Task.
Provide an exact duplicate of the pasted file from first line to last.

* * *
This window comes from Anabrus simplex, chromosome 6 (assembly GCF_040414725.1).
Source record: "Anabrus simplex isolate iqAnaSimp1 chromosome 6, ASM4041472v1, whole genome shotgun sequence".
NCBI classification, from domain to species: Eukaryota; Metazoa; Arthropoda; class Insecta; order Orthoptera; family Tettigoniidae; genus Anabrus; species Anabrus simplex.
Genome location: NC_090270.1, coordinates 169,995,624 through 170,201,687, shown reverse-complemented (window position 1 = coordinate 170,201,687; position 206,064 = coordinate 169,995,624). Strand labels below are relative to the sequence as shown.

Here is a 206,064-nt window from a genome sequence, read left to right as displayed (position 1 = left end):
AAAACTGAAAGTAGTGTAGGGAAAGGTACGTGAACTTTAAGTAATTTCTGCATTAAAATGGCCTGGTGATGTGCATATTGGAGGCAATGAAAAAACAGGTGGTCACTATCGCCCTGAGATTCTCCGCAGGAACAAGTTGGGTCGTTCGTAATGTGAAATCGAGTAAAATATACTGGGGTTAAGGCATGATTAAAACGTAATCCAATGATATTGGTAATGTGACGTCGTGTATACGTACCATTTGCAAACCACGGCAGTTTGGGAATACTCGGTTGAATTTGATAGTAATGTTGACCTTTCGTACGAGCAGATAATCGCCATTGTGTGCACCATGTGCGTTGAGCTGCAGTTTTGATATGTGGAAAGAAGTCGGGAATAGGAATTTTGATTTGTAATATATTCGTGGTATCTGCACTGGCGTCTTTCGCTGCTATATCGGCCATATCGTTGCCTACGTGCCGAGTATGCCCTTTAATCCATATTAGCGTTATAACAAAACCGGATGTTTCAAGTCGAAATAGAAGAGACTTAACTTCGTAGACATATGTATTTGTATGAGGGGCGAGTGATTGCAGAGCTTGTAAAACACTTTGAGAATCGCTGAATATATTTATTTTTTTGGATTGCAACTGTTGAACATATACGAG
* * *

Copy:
This window comes from Anabrus simplex, chromosome 6 (assembly GCF_040414725.1).
Source record: "Anabrus simplex isolate iqAnaSimp1 chromosome 6, ASM4041472v1, whole genome shotgun sequence".
NCBI classification, from domain to species: Eukaryota; Metazoa; Arthropoda; class Insecta; order Orthoptera; family Tettigoniidae; genus Anabrus; species Anabrus simplex.
Genome location: NC_090270.1, coordinates 169,995,624 through 170,201,687, shown reverse-complemented (window position 1 = coordinate 170,201,687; position 206,064 = coordinate 169,995,624). Strand labels below are relative to the sequence as shown.

Here is a 206,064-nt window from a genome sequence, read left to right as displayed (position 1 = left end):
AAAACTGAAAGTAGTGTAGGGAAAGGTACGTGAACTTTAAGTAATTTCTGCATTAAAATGGCCTGGTGATGTGCATATTGGAGGCAATGAAAAAACAGGTGGTCACTATCGCCCTGAGATTCTCCGCAGGAACAAGTTGGGTCGTTCGTAATGTGAAATCGAGTAAAATATACTGGGGTTAAGGCATGATTAAAACGTAATCCAATGATATTGGTAATGTGACGTCGTGTATACGTACCATTTGCAAACCACGGCAGTTTGGGAATACTCGGTTGAATTTGATAGTAATGTTGACCTTTCGTACGAGCAGATAATCGCCATTGTGTGCACCATGTGCGTTGAGCTGCAGTTTTGATATGTGGAAAGAAGTCGGGAATAGGAATTTTGATTTGTAATATATTCGTGGTATCTGCACTGGCGTCTTTCGCTGCTATATCGGCCATATCGTTGCCTACGTGCCGAGTATGCCCTTTAATCCATATTAGCGTTATAACAAAACCGGATGTTTCAAGTCGAAATAGAAGAGACTTAACTTCGTAGACATATGTATTTGTATGAGGGGCGAGTGATTGCAGAGCTTGTAAAACACTTTGAGAATCGCTGAATATATTTATTTTTTTGGATTGCAACTGTTGAACATATACGAG